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A third shot of the Pfizer-BioNTech vaccine against Covid-19 can “strongly” boost antibodies and provide high protection against the Delta variant, the drugmaker said.
In data released alongside its second-quarter earnings on Wednesday, Pfizer said antibody levels against the Delta variant, in people ages 18 to 55 who receive three doses of the shot, are greater than fivefold those produced after a second dose.
There was even “potential for up to 100-fold increase in Delta neutralisation post-dose three compared to pre-dose three,” the drugmaker said in its report.
In addition, the third or “booster” shot provided high protection against the original coronavirus variant and the Beta strain, first reported in South Africa.
Tailor-made ‘Delta variant vaccine’
Further details from Pfizer were expected at an earnings call with media and analysts later on Wednesday.
Few countries have yet reached the stage where they are ready for third shots of Pfizer-BioNTech, AstraZeneca or Moderna to be administered, though some are mixing vaccines for better protection.
In its second-quarter report, Pfizer said it was already in “ongoing discussions with regulatory agencies” about its booster shot, with “potential submission of EUA [emergency use authorisation] application as early as August”.
It also said its first batch of a “Delta variant vaccine” had already been manufactured with “clinical studies to begin in August”, subject to regulatory approval.
In May, Moderna also set out plans for a “variant-specific booster” and made mention of its potential in its successful application to roll out its vaccine in the UAE earlier this month.
Are two doses of Pfizer-BioNTech effective against Delta?
Last week, in a study published by the New England Journal of Medicine, British researchers said Pfizer-BioNtech and Oxford-AstraZeneca were both found to be highly effective against the Delta variant.
Two doses of Pfizer offers 88 per cent protection against symptomatic disease caused by the Delta variant, compared with 94 per cent effectiveness against the Alpha variant, after two doses.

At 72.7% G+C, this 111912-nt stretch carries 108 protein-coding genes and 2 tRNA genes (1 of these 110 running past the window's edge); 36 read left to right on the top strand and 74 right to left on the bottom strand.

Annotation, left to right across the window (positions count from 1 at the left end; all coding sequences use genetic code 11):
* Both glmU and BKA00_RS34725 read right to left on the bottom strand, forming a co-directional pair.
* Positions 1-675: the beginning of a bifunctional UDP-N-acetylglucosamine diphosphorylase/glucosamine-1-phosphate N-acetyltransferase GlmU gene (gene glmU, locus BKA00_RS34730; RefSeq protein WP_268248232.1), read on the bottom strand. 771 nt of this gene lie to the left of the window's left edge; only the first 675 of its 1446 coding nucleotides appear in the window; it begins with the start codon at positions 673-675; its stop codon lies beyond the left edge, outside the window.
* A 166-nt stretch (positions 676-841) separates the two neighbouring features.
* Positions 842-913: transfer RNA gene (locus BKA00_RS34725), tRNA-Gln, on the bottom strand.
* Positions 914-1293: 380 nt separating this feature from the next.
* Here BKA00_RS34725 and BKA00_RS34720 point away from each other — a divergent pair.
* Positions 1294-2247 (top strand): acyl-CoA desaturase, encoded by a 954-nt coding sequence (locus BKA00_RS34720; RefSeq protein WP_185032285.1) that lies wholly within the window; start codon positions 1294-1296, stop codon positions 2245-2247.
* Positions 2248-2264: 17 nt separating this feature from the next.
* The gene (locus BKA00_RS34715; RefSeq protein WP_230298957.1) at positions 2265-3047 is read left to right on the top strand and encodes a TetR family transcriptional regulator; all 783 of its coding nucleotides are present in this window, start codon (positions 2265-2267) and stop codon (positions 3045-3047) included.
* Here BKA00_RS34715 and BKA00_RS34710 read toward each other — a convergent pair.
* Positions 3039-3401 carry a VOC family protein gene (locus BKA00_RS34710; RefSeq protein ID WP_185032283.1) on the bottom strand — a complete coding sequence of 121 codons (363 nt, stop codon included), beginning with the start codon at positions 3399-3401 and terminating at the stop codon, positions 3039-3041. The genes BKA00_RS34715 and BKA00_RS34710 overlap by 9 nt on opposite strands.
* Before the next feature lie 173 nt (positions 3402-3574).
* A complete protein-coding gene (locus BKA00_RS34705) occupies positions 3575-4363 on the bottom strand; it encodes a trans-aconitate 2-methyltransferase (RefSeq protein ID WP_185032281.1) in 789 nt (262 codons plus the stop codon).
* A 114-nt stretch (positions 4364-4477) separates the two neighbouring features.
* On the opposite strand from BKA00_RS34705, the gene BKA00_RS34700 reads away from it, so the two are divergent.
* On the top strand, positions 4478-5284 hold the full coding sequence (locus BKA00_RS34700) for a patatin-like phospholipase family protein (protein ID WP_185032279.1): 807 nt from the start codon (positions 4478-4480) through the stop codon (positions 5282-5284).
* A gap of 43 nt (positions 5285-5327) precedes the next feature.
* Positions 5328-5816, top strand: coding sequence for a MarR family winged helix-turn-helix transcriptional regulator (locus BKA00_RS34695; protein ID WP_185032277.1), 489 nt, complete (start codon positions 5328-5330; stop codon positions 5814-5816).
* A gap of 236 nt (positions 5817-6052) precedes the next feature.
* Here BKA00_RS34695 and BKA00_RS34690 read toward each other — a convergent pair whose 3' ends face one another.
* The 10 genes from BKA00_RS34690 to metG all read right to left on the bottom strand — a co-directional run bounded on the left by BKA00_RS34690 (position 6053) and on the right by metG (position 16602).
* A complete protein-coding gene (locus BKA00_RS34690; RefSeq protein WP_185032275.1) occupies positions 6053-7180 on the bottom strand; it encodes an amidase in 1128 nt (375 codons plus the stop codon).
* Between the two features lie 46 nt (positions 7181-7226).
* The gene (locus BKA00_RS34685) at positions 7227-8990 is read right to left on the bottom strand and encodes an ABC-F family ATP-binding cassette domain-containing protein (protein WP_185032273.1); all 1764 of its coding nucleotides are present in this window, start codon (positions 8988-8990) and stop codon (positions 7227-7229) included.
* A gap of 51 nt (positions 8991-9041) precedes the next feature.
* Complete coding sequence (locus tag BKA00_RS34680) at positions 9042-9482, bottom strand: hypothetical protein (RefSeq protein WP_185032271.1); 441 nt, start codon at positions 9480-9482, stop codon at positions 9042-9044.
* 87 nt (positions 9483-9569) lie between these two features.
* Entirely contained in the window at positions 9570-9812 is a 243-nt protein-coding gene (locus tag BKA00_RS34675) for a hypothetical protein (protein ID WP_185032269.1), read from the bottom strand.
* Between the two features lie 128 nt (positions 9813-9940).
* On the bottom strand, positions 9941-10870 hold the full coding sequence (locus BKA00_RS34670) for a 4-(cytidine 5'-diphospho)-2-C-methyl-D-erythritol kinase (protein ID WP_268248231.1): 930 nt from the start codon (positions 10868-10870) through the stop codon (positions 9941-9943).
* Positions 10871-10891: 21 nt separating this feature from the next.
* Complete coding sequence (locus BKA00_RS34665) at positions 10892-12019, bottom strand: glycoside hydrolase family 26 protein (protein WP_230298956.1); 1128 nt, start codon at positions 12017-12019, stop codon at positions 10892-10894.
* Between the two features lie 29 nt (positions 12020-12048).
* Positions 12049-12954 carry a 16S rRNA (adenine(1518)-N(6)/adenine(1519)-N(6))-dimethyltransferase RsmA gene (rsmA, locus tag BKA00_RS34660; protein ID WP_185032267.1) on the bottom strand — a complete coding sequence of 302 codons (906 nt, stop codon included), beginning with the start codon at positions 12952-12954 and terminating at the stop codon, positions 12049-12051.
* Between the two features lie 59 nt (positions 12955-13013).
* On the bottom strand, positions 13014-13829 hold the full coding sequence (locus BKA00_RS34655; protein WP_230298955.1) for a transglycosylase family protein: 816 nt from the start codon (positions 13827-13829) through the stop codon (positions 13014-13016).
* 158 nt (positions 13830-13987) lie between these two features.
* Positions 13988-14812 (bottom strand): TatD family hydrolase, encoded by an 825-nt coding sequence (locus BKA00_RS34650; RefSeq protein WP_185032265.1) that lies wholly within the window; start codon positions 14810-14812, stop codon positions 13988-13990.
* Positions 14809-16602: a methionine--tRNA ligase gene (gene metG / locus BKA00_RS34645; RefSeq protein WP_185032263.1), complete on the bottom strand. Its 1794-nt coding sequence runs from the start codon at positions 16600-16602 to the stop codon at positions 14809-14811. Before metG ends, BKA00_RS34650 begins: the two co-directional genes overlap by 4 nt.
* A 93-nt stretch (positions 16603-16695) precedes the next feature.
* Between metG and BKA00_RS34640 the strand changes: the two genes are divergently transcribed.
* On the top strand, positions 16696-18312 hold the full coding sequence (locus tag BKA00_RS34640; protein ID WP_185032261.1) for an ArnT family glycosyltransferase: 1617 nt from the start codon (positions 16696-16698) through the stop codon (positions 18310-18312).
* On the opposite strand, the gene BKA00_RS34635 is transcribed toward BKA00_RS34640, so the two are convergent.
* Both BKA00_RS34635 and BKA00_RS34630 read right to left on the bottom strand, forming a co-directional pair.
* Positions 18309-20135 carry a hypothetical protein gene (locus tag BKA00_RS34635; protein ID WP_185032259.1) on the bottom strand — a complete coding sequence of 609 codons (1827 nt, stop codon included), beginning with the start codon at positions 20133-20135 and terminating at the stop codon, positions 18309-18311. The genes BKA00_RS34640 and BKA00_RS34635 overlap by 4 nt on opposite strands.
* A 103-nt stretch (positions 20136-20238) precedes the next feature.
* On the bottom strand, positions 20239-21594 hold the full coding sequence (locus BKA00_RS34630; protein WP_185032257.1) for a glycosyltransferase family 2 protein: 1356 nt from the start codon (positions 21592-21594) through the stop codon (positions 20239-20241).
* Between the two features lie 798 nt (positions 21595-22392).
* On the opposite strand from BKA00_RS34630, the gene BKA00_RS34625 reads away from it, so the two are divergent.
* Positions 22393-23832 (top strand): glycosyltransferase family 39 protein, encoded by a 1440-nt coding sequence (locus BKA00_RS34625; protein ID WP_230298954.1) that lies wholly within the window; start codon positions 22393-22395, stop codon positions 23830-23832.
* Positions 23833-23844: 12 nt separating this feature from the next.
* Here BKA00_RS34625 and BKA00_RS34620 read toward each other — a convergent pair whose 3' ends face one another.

Oxford-AstraZeneca’s vaccine was found to be 67 per cent effective against Delta, British researchers said, down from an efficacy rate of about 75 per cent against Alpha.
One vaccine shot not nearly enough
The same study also showed that a single dose of Pfizer-BioNTech or AstraZeneca did not provide nearly strong enough protection against Delta.
One dose of Pfizer-BioNTech’s shot was only 36 per cent effective against Delta, and a single shot of AstraZeneca offered only 30 per cent protection.
The study’s authors, from British universities, including Imperial College London, and Guy’s and St Thomas’ Hospital, said the “absolute differences in vaccine effectiveness were more marked after the receipt of the first dose”.
AstraZeneca second shot ‘doesn’t cause blood clots’
In other developments on Wednesday, a new study said a second dose of AstraZeneca's Covid vaccine does not increase the instances of rare blood clots.
Data published in The Lancet journal found that the estimated rate of thrombosis with thrombocytopenia syndrome after the second dose was 2.3 per million in those inoculated.
This is comparable to the typical rate seen in those who have not been vaccinated. The rate after the first dose is 8.1 per million.
The AstraZeneca-led and funded study evaluated reported cases on the drugmaker’s global safety database occurring within 14 days of administration of the first or second dose as of April 30.
The Anglo-Swedish company instigated the research after its University of Oxford-engineered shot suffered reputational damage as a result of the clotting furore, which led several countries to ban the shot completely or make it available only to certain demographic cohorts.
It renamed its Covid-19 vaccine Vaxzevria in Europe as the pharmaceutical company struggled to reassure the public that the drug was safe, but the product itself was unchanged.